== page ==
Millennials currently make up 37% of the workforce and this percentage is set to surpass 50% by 2020. On that basis, what do we know about this generation, how do we attract them to the care sector and then retain them?
As a quick definition, Millennials are largely considered those born between 1980 & 1996. They’ve been weaned on digital technology and this has had a significant impact on how they absorb data and see the world. As technology is so engrained in their day-to-day lives, the way they operate interact, learn, and prefer to work, is quite different to other employees. It does sound as though we’re talking about a different species, but our younger generation do prefer a different approach to life, and work.
Previous generations value loyalty, authority and security, but Millennials reflect a desire for freedom, opportunities to make a difference, feel connected, and a need for constant feedback.
The author, Dan Tapscott, thinks employers have two options. Embrace the change or they can refuse to adapt to Millennials, stick to their old ways of recruiting and managing, reinforcing the “generational firewall” that separates other generations from this group. But, if they do, he believes they will forfeit the chance to learn from this generation. You will also turn off a key group of potential carers that could join your organisation.
The key is to think differently about how you attract and motivate this group. Ideas include:
Rethink recruitment channels: at Smith & Henderson, through our employee surveys, we ask thousands of carers each year how they heard about their job. Over the last few years, we’ve noticed a definite shift with more carers finding their job online and increasingly, through social media. Take a step back – what is your online reputation like? Are you active on social media and are you engaging with prospective new employees online? Social media provide a great platform to build authenticity and educate potential employees of what it is really like to work in care and your organisation.
Rethink training and career development: They have a mind-set of continual learning. For ambitious and talented young carers, do you have clear steps about how they can progress and develop at your company?
In terms of how you deliver your training, Millennials prefer videos and interactive content over reading paper materials. They want to feel connected and share with others – in larger organisations it may be possible to have an online forum for new carers, where they can share their experiences, exchange ideas and create a sense of belonging. This doesn’t always require a significant investment – it could involve setting up a private Facebook Group. To ensure this doesn’t become a place for complaints, it’s important to set the ground rules at the start and explain the purpose of using the online forum and monitoring this, so you can respond to questions or any concerns raised.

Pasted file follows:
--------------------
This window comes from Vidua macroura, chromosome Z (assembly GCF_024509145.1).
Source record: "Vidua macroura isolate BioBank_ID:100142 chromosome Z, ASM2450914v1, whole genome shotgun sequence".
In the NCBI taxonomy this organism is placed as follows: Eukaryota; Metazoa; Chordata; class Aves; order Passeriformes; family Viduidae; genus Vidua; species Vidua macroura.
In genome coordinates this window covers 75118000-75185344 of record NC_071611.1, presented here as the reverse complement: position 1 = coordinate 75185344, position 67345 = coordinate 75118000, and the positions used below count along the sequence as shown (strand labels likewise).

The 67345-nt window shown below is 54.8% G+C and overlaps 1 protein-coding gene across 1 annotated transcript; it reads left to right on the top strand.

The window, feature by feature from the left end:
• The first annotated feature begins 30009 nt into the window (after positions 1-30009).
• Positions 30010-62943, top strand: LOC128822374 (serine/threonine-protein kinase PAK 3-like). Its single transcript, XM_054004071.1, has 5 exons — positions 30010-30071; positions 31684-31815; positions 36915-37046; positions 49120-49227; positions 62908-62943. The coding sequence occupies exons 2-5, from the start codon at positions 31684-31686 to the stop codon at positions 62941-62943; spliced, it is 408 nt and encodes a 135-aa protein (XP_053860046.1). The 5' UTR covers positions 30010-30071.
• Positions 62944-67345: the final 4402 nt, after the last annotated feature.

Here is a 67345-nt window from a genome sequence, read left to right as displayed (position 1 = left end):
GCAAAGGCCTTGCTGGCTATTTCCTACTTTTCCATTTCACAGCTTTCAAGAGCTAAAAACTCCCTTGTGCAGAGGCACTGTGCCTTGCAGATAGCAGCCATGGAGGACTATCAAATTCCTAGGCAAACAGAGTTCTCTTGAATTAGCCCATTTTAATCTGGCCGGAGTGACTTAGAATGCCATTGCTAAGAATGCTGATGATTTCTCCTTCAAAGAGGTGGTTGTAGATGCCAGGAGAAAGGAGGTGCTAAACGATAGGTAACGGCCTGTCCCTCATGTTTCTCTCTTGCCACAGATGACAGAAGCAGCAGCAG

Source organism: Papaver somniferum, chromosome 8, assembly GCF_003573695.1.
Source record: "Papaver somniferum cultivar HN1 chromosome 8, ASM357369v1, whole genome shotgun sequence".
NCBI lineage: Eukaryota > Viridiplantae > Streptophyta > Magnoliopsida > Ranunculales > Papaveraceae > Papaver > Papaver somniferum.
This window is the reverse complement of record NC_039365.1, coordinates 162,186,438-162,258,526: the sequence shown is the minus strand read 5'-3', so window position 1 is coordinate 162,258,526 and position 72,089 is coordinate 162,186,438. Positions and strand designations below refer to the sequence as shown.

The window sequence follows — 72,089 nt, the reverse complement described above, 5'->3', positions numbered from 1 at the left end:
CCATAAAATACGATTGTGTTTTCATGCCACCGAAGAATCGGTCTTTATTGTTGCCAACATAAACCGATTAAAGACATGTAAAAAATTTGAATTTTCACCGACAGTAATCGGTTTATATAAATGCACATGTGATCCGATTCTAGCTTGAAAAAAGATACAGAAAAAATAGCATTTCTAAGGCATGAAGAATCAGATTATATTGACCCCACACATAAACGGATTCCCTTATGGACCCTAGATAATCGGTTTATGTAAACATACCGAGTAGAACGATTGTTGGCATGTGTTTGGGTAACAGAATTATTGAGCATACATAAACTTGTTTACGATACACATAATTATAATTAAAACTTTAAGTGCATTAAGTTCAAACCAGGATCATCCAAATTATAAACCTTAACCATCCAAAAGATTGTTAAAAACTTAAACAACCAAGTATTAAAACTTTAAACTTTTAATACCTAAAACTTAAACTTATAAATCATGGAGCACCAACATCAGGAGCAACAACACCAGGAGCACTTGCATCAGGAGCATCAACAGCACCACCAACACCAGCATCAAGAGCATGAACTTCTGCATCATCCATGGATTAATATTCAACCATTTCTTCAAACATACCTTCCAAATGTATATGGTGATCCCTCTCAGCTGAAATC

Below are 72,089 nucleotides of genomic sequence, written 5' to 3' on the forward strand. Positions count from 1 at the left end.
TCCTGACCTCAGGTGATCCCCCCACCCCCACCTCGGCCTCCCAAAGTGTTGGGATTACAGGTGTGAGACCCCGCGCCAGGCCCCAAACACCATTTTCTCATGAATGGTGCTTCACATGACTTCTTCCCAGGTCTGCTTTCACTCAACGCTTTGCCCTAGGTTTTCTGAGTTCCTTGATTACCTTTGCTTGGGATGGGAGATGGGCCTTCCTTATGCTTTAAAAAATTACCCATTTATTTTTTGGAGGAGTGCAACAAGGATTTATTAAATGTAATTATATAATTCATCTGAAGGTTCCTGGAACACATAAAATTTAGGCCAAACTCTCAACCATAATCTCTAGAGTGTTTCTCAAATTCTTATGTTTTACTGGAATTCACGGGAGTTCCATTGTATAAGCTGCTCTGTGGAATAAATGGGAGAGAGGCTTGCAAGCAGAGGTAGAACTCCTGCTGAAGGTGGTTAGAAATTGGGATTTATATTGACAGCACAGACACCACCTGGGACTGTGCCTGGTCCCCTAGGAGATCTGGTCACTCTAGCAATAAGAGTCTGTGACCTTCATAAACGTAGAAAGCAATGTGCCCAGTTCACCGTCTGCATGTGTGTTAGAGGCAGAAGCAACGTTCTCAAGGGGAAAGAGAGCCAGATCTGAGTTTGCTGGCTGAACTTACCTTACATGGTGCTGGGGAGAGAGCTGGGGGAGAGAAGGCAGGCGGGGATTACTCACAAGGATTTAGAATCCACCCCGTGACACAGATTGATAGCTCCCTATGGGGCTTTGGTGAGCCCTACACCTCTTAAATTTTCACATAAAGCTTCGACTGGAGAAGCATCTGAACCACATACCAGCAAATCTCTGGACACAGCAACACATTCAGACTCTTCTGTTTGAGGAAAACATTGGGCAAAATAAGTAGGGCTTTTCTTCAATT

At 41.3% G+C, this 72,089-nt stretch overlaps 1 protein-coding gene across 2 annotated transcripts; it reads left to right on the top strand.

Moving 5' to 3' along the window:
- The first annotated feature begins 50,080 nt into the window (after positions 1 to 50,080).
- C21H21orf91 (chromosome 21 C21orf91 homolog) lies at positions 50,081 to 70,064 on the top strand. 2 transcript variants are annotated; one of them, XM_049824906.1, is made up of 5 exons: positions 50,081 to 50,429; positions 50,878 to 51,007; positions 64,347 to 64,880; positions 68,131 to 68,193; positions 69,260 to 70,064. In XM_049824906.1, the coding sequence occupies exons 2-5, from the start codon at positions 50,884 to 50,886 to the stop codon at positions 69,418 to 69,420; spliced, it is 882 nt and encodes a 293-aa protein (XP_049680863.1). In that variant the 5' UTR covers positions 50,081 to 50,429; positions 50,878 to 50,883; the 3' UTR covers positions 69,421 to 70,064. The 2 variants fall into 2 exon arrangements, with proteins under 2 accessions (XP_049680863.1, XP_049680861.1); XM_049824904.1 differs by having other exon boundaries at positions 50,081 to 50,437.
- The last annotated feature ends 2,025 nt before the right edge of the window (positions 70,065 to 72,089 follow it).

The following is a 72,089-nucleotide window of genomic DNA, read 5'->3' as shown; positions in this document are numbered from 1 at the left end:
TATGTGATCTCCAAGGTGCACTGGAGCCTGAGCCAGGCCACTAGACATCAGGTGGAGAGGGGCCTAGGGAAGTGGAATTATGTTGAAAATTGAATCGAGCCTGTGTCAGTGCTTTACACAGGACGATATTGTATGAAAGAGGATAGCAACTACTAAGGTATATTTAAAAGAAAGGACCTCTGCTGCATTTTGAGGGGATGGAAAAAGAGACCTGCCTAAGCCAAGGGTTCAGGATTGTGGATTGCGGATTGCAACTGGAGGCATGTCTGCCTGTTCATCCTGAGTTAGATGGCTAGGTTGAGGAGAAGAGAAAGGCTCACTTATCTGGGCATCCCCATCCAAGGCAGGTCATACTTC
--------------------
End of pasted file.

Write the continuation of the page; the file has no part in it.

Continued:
Flexibility: Millennials like flexible working – for many care providers, with flexible working models this could be really attractive for Millennials. Do you emphasise this in your recruitment marketing?
Communication: Everything Millennials access provides instant feedback, from an internet search, to a Wiki page. They are used to regular, constant feedback from initial objective setting to performance feedback. In your organisation, do you provide feedback throughout the year, or just through their annual appraisal?
Collaboration: This is a major need for Millennials. They collaborate online in chat groups, play multi–user video games, use email, and share files just for fun. As a result, they influence each other through this type of culture. Bring this into the workplace and let them help other employees in using new technology. Show you value their opinion and where possible, involve them in decisions that affect them. There may even be “pet” projects you can involve them, alongside their day-to-day care responsibilities.
Finally, everyone can learn through setting clear expectations, working with each other and sharing knowledge and experience. Don’t let age be a gap; see it as an opportunity to share and learn from each other!
Steven Frost is the Founder and CEO of Smith & Henderson. Leading care providers like Home Instead Senior Care and Right at Home rely on Smith & Henderson to help them measure and improve employee engagement, retention and client satisfaction. In January 2016, Smith & Henderson launched the Best Employers in Care Awards, based on feedback from thousands of carers. The vision is to recognise the best care providers to work for and provide unique insight to help all care providers engage their carers and improve retention. For more information, visit www.bestcareemployers.co.uk
turro is a niche recruitment consultancy specialising in finding the right qualified, experienced permanent staff for health and social care organisations. The turro brand is underpinned by our expert team’s ability to deliver exclusive, high quality candidates for permanent positions. turro look to change the face of recruitment by adopting a simple, open and transparent approach. For more information visit https://turro.co.uk/
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